One of the things I appreciate about gaming from a hobbyist’s standpoint (and occasionally even as a collector’s sport) is that most of the products billed as “limited” aren’t. Not in the sense most mean when talking about the ridiculously small first-run printing of J.K. Rowling‘s Harry Potter and the Philosopher’s Stone, or my signed and numbered copy of Stephen King‘s The Dark Tower IV: Wizard and Glass, of which specialty publisher Donald M. Grant printed just 1,250.
With games, by contrast, publishers slap the labels limited or collector on anything to jazz it up: you can’t buy some games without the label.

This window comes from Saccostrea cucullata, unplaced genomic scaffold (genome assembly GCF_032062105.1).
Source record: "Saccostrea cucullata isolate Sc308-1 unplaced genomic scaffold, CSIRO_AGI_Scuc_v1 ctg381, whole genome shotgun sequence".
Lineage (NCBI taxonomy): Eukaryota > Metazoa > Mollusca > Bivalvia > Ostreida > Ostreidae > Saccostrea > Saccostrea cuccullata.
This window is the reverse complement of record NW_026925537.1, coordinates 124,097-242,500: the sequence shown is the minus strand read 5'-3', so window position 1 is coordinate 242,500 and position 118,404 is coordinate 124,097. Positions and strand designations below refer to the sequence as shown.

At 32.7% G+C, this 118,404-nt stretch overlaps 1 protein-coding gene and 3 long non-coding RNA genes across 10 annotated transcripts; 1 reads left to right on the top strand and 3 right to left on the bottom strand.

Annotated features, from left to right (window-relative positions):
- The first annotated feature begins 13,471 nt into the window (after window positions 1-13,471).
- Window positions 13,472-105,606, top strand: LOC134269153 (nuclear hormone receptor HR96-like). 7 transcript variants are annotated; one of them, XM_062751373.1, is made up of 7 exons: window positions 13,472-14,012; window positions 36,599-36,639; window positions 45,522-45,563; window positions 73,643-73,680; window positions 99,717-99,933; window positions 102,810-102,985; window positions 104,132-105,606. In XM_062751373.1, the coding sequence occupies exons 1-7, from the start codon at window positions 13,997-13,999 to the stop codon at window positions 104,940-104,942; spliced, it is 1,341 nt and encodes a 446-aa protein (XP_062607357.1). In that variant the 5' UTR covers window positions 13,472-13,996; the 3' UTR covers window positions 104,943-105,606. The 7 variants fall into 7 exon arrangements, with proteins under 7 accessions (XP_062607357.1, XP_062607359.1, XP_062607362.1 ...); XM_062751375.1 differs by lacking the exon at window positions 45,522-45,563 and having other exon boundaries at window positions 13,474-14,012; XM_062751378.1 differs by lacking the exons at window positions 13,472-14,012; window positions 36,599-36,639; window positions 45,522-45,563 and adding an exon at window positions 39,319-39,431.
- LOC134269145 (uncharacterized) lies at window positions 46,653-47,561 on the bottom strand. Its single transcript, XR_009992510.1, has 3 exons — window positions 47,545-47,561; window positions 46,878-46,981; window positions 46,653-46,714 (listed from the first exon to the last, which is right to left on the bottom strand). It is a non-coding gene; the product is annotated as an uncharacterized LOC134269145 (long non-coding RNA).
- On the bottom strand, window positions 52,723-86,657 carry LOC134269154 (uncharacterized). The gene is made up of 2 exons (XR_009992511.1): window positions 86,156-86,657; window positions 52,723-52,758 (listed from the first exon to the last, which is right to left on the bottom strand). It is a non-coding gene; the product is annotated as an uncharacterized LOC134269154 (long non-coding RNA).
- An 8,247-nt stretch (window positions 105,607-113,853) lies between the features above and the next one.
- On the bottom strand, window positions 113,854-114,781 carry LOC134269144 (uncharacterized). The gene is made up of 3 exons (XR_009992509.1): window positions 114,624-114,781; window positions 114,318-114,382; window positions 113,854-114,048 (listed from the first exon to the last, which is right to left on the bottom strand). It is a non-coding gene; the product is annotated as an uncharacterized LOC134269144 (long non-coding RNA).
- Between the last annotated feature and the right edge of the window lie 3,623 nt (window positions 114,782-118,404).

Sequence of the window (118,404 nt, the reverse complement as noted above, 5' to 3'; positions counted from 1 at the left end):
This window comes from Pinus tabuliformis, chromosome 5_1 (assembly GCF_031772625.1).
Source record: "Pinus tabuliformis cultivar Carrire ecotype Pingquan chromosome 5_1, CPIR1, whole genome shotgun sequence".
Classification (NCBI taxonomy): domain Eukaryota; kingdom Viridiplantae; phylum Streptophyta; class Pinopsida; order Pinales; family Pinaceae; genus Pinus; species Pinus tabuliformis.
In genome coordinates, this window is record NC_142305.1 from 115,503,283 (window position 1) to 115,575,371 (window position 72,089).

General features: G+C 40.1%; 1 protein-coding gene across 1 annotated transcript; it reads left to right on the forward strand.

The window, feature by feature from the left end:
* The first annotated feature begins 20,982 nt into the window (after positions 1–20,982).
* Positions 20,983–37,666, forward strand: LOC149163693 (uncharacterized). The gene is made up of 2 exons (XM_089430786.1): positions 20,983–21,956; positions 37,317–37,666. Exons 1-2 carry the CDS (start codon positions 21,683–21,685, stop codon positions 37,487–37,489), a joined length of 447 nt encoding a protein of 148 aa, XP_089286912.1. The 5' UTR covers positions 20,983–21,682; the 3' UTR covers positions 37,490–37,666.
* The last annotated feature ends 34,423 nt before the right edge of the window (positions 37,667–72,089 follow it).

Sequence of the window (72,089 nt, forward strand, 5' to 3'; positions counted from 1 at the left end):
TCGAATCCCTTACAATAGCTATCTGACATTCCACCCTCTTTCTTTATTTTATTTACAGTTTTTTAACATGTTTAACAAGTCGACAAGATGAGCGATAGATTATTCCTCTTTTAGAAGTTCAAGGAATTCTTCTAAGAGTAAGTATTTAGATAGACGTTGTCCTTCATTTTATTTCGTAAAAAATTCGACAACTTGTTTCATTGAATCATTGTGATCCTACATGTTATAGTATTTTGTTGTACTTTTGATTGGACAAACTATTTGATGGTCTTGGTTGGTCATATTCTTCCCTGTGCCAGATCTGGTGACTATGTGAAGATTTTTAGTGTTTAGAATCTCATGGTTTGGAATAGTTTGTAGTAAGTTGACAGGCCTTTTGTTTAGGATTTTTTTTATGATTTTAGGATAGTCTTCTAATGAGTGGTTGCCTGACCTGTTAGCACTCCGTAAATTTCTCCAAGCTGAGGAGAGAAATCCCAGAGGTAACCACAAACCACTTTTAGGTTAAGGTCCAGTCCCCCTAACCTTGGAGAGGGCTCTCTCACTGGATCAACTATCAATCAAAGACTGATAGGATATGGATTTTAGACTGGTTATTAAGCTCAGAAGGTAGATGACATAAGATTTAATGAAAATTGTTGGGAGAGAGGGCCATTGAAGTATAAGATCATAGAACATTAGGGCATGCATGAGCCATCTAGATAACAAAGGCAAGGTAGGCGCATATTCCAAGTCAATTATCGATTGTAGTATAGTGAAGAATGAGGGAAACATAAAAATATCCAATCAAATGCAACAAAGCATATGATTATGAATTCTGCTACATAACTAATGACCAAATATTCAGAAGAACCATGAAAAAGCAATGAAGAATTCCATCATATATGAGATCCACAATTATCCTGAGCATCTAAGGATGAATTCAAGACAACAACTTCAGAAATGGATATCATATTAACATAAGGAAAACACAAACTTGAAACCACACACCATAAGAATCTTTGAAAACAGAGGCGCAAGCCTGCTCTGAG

Search completed eBay auctions for “collector’s” or “limited” editions sorted by “video games” and you’ll find a landfill’s worth of products selling well below their original price tags. There’s a copy of the Final Fantasy XII steelbook edition that went for $13, a…
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